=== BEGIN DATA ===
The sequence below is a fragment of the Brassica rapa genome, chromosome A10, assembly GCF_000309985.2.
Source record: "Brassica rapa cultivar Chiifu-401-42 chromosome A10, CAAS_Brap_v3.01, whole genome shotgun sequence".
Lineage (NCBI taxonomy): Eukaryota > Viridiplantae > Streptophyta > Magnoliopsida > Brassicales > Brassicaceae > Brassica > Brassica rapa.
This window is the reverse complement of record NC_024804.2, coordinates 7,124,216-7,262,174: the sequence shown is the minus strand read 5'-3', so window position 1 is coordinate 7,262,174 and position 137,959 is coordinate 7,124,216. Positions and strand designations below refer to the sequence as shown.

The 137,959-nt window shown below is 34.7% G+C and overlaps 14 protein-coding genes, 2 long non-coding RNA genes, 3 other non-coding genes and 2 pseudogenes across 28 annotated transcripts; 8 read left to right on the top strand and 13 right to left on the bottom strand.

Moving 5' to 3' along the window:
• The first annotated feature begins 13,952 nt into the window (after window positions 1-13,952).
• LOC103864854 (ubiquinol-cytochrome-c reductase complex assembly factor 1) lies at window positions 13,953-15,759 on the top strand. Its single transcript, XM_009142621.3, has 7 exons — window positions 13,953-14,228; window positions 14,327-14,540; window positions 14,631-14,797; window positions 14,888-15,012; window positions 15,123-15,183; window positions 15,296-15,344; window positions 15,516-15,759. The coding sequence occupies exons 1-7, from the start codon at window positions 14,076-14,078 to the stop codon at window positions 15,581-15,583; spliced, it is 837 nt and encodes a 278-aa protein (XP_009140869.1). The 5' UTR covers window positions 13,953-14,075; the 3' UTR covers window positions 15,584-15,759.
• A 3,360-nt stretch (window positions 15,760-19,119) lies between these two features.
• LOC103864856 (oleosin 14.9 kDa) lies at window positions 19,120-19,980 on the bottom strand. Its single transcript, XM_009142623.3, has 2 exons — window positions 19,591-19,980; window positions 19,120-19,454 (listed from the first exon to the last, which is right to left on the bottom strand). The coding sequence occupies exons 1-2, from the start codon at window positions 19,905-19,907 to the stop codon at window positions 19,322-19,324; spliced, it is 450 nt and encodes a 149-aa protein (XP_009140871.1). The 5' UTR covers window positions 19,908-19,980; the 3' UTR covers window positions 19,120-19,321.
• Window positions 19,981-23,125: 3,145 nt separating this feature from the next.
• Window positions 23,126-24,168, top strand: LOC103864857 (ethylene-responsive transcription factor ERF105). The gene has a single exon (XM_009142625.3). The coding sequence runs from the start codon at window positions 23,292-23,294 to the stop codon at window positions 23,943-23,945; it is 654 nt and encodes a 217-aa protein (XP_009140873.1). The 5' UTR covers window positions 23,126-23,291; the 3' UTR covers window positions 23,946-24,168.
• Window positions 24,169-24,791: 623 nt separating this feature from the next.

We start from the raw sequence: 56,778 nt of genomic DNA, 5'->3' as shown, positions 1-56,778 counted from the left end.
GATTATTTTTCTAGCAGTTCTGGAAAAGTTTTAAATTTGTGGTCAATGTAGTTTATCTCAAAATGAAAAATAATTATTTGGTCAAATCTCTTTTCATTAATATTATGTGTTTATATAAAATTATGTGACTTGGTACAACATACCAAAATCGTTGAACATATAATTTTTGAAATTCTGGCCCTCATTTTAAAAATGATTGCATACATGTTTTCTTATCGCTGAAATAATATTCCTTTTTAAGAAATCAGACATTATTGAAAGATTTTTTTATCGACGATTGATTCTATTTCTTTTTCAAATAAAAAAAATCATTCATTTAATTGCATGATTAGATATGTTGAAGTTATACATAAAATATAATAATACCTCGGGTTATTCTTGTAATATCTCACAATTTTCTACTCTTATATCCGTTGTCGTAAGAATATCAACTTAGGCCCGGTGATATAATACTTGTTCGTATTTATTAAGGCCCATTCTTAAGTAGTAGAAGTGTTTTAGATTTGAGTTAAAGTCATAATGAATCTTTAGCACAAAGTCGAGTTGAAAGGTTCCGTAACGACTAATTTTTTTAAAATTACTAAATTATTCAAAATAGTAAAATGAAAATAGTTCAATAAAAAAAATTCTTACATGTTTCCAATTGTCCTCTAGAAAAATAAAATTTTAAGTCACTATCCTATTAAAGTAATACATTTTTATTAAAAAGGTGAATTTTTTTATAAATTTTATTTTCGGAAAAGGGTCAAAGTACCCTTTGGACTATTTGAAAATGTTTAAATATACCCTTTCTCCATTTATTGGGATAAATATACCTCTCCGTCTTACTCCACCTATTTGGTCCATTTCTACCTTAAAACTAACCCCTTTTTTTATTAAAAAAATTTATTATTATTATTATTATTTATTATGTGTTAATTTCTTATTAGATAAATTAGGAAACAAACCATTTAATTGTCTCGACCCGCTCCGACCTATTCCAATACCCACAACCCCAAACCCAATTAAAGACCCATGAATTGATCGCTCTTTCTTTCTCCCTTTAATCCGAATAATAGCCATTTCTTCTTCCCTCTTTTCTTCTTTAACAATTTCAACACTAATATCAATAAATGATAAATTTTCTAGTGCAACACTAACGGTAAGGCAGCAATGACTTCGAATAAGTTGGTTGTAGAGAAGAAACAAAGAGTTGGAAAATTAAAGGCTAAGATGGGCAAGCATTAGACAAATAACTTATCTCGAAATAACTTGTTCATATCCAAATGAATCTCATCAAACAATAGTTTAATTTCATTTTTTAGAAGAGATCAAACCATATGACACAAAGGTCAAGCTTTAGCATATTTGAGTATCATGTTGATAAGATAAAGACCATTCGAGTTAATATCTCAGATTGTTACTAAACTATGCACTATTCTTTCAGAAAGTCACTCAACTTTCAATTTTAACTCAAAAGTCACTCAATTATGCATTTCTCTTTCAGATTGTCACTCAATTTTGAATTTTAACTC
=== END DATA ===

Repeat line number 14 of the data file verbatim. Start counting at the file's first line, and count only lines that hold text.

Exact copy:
We start from the raw sequence: 56,778 nt of genomic DNA, 5'->3' as shown, positions 1-56,778 counted from the left end.